[Response Teams] [What is CERT?] [Threat Response] [Case Study] [Sources]
is the role of response teams? [Top]
is CERT? [Top]
According to CERT's website, its goals include the following:
1. Establish a capability to quickly and effectively coordinate communication among experts during security emergencies in order to prevent future incidents.
2. Build an awareness of security issues across the Internet community.
In addition to handling reports of computer viruses and security holes, CERT/CC also trains and coordinates with other computer security incident response teams across the U.S. and the globe. Many other response teams with "CERT" in their name have sprung up and are part of the Forum of Incident Response and Security Teams (FIRST), of which CERT/CC was a founding member. They all work independently toward a common goal of computer security. These teams include AFCERT (Air Force CERT), AUSCERT (Austrailian Computer Emergency Response Team), BCERT (Boeing CERT), and many more. SUNSeT, the Stanford University Network Security Team, is also a member of FIRST.
In addition to CERT/CC and the organizations that make up FIRST, many private anti-virus software companies also have divisions that play the role of the emergency response team.
process of responding to a new threat [Top]
The first stage of virus response is the reporting of threats. The web sites of most virus response groups have sections that allow people to send them samples of viruses they have received or other information on system vulnerabilities. These groups depend on the assumption that concerned computer users will send them this information early on in the virus's life cycle. The faster that people tell them about the threat, the faster they can respond. Some groups, such as CERT/CC, ask users to encrypt system vulnerability information before sending it, to keep it from falling into the wrong hands.
After receiving information about a virus or security hole, response teams then begin reviewing it to determine how dangerous it is and how difficult it will be to fix. In the process of reviewing a new virus, groups can build a virus profile or definition, which they can then post on their web site in order to spread awareness about the virus. For every significant virus it reviews, the research team at Symantec (which also produces Norton Anti-Virus software) puts together a detailed profile which includes assessments on how much damage the virus causes, how fast it can replicate and distribute itself, and how widespread it is. Some teams, like the team at www.sophos.com, also put up profiles of viruses hoaxes when they receive virus alerts that they determine to be inaccurate.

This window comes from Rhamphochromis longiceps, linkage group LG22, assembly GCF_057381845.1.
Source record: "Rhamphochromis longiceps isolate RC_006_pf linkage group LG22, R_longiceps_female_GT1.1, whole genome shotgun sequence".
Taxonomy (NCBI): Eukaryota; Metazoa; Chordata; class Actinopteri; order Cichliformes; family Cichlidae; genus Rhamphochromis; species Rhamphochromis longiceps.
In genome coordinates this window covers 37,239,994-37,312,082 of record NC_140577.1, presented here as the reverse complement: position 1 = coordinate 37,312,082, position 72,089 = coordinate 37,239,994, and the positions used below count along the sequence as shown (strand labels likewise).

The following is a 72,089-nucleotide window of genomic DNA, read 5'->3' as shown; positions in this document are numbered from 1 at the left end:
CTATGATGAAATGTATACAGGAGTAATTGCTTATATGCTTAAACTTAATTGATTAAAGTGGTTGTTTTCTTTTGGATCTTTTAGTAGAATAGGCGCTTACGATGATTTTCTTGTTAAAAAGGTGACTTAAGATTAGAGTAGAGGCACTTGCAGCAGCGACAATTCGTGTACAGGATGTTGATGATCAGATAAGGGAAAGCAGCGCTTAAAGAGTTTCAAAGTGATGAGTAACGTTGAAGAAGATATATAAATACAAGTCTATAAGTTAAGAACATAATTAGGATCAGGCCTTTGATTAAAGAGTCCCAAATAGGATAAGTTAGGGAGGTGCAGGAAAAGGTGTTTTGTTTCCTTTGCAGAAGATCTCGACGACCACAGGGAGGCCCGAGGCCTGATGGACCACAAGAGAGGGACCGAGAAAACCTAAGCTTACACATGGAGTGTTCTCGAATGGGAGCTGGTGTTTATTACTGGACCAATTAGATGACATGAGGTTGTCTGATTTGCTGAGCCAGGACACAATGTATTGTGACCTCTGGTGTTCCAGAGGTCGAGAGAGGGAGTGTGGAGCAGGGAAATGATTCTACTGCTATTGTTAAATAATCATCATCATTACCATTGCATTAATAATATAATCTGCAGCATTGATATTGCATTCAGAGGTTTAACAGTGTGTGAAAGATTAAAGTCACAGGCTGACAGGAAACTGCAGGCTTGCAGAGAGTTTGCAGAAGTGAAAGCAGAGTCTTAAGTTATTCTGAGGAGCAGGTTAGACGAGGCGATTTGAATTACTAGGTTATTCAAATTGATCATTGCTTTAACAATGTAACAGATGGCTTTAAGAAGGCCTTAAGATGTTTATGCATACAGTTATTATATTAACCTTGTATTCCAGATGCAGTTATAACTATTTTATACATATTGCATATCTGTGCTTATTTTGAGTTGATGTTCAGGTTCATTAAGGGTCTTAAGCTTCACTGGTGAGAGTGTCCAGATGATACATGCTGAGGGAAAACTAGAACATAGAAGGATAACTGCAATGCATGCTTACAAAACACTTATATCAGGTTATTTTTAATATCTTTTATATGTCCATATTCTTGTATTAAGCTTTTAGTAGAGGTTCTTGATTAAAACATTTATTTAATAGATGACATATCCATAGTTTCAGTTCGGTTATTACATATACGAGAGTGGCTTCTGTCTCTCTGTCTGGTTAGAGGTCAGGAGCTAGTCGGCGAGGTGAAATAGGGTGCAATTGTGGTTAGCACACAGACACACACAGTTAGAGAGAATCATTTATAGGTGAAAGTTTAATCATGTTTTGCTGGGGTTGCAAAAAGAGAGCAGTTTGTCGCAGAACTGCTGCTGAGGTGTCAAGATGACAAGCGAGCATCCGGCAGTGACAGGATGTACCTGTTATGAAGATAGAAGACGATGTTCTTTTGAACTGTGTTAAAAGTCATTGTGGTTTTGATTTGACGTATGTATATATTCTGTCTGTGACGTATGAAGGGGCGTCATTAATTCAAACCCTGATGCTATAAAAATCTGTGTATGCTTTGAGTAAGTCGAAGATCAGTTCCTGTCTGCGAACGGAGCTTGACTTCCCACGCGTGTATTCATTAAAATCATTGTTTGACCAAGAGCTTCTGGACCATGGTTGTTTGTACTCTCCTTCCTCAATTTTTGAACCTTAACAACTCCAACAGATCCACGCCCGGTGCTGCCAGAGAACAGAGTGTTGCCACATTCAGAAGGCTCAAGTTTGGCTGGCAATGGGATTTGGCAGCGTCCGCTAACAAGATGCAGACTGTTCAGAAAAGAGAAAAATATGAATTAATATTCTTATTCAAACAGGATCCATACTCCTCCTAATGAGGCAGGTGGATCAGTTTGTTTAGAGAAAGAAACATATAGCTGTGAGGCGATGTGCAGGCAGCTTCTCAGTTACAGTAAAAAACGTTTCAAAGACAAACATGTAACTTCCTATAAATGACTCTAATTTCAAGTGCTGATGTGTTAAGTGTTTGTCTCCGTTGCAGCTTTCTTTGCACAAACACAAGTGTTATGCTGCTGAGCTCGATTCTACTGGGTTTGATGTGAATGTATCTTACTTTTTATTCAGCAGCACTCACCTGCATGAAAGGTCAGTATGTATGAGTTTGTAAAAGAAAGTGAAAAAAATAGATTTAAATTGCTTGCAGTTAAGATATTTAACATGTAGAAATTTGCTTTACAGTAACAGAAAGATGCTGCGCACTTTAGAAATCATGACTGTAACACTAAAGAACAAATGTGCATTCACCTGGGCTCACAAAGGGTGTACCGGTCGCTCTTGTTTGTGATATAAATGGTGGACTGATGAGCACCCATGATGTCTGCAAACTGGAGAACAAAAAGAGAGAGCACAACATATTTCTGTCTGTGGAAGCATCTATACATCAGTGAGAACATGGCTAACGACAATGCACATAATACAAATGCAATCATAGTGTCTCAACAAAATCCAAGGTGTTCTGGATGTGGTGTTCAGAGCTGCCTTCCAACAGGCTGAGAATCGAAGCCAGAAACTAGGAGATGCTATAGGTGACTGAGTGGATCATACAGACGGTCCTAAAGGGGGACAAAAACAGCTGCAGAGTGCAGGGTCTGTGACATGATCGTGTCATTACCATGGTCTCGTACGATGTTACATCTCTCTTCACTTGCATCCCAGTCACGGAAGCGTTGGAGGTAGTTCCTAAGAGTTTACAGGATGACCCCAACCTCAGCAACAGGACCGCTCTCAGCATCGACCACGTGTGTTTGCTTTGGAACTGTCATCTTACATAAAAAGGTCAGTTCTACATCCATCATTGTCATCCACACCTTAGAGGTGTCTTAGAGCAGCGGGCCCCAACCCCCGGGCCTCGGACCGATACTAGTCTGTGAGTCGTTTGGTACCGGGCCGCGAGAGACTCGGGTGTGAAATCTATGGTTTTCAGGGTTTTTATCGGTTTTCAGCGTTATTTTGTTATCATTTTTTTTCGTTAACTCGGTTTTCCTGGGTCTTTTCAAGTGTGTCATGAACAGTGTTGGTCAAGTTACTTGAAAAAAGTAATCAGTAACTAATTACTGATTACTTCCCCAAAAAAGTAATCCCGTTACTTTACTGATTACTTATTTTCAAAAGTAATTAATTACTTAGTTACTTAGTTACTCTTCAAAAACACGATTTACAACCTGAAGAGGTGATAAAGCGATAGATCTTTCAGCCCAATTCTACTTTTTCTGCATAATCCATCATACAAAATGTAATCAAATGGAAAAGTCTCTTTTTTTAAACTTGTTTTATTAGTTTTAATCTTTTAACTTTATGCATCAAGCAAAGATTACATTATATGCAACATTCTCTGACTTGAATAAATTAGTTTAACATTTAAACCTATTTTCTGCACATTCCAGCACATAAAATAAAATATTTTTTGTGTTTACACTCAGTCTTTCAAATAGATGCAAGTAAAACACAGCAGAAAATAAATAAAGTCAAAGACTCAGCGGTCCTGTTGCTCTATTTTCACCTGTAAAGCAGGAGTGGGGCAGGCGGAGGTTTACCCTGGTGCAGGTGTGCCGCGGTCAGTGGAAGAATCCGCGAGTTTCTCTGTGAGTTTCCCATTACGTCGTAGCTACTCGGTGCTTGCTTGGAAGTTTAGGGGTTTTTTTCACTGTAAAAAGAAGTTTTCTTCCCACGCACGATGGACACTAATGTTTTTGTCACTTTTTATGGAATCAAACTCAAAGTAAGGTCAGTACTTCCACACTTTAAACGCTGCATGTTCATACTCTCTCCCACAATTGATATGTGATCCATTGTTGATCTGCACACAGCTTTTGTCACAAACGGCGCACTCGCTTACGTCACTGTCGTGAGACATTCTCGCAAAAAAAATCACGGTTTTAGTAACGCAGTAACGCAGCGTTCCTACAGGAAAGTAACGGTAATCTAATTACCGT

Finally, after a response team has assessed a virus and built a profile, it can then work on building a recovery tool for that virus. A recovery tool looks for a specific virus, removes it from the system if it is found, then attempts to repair any damage that the virus may have caused. Because recovery tools are individually built in response to specific viruses, they are generally much more effective against particular new threats than general anti-virus software, which attempts to protect against all viruses.
Of course, recovery tools are only useful to people whose systems have already been infected. They are useful for helping people recover, but insufficient when it comes to containing the virus. For this reason, the virus definitions built by response teams during the review phase are eventually included in updates to anti-virus programs, so that people can protect their systems from being compromised in the first place.
study: response to the Anna Kournikova virus [Top]
The response teams did not dissappoint. By February 12, Symantec had found out about the virus, reviewed it, profiled it, built a recovery tool, and built an update to Norton AntiVirus that would recognize it. Everything necessary to detect, contain, and recover from the virus was available to the public within a day of the first infection.
The very short timelime of virus outbreak and containment is typical of computer viruses today. Response teams are very quick to respond to new viruses, but even so, many users are infected in that short period of time. Also, many systems still become infected even after the recovery tools are available because many people are unaware of them and/or do not update their anti-virus software. For this reason, the Kournikova virus remains at the top of Symantec's list of threats more than a month after it first appeared. Emergency response teams can be a godsend to those who look to them for help, but only can do as much as people let them. Without the awareness and cooperation of all computer users, viruses will continue to propagate.
http://www.first.org/about/ Information about the Forum of Incident Response and Security Teams.
http://www.symantec.com/avcenter/ Virus information from Symantec.
http://www.stanford.edu/~security/ The SUNSeT web site.
http://www.sophos.com/ Sophos Anti-Virus site.
http://www.cnn.com/2001/TECH/internet/02/14/kournikova.virus.02/index.html "Man charged over Kournikova virus", February 14, 2001.